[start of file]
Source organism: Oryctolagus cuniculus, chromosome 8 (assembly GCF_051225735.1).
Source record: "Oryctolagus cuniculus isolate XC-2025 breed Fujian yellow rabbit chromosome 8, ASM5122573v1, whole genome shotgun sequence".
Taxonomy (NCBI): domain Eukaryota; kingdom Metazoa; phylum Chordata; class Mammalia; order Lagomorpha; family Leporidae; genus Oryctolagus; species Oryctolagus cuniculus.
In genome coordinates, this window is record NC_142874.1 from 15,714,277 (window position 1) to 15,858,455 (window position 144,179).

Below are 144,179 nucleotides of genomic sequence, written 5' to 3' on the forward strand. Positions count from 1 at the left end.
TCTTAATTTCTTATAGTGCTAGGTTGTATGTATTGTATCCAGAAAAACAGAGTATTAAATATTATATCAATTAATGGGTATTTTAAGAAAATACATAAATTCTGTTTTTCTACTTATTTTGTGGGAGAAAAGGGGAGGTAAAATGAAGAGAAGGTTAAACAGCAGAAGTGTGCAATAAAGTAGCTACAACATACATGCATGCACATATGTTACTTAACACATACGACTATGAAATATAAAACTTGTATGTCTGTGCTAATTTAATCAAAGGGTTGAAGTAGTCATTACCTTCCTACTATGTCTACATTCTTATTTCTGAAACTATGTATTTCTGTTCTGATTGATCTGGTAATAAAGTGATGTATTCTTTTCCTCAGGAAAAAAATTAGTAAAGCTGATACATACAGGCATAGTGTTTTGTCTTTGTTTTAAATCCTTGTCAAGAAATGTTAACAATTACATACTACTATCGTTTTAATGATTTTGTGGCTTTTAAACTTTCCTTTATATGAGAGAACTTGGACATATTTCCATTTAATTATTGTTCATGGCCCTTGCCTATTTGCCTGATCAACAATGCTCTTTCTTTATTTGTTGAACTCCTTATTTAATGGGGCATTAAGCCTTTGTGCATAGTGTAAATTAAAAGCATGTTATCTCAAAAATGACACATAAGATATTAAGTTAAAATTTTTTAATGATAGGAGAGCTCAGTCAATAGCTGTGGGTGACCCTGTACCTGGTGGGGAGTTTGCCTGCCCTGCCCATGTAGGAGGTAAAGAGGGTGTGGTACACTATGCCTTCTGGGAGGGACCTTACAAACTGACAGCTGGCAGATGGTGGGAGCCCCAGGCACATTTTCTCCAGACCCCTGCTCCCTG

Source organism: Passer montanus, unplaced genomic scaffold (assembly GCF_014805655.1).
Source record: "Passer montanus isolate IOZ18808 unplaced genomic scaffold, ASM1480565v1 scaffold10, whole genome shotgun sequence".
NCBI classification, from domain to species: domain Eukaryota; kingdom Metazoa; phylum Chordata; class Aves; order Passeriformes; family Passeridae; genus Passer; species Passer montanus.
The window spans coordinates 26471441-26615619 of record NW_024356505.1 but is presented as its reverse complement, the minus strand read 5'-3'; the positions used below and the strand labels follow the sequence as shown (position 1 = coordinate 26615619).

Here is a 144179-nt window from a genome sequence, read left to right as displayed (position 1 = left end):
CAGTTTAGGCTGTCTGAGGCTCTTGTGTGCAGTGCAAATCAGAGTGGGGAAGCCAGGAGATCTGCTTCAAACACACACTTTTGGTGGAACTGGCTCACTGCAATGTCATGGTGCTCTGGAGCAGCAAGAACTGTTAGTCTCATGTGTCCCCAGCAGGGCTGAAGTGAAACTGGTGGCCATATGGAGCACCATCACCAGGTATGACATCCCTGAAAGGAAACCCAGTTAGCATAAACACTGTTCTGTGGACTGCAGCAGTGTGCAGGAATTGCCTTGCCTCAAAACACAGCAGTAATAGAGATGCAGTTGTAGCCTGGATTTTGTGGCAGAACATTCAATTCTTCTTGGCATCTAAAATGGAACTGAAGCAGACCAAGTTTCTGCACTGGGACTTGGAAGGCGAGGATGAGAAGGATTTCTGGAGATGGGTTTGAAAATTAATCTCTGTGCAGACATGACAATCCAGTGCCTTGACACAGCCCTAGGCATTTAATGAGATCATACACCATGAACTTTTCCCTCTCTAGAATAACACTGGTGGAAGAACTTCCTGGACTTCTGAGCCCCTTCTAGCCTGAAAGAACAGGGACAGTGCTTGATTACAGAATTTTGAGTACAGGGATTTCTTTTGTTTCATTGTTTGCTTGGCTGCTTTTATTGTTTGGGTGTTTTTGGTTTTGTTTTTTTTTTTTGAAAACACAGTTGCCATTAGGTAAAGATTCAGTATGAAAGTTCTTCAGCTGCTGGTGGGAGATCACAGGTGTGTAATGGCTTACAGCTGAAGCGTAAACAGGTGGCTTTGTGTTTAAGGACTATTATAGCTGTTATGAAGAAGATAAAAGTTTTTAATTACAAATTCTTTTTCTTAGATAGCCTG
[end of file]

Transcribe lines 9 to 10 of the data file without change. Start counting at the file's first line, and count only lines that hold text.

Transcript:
NCBI classification, from domain to species: domain Eukaryota; kingdom Metazoa; phylum Chordata; class Aves; order Passeriformes; family Passeridae; genus Passer; species Passer montanus.
The window spans coordinates 26471441-26615619 of record NW_024356505.1 but is presented as its reverse complement, the minus strand read 5'-3'; the positions used below and the strand labels follow the sequence as shown (position 1 = coordinate 26615619).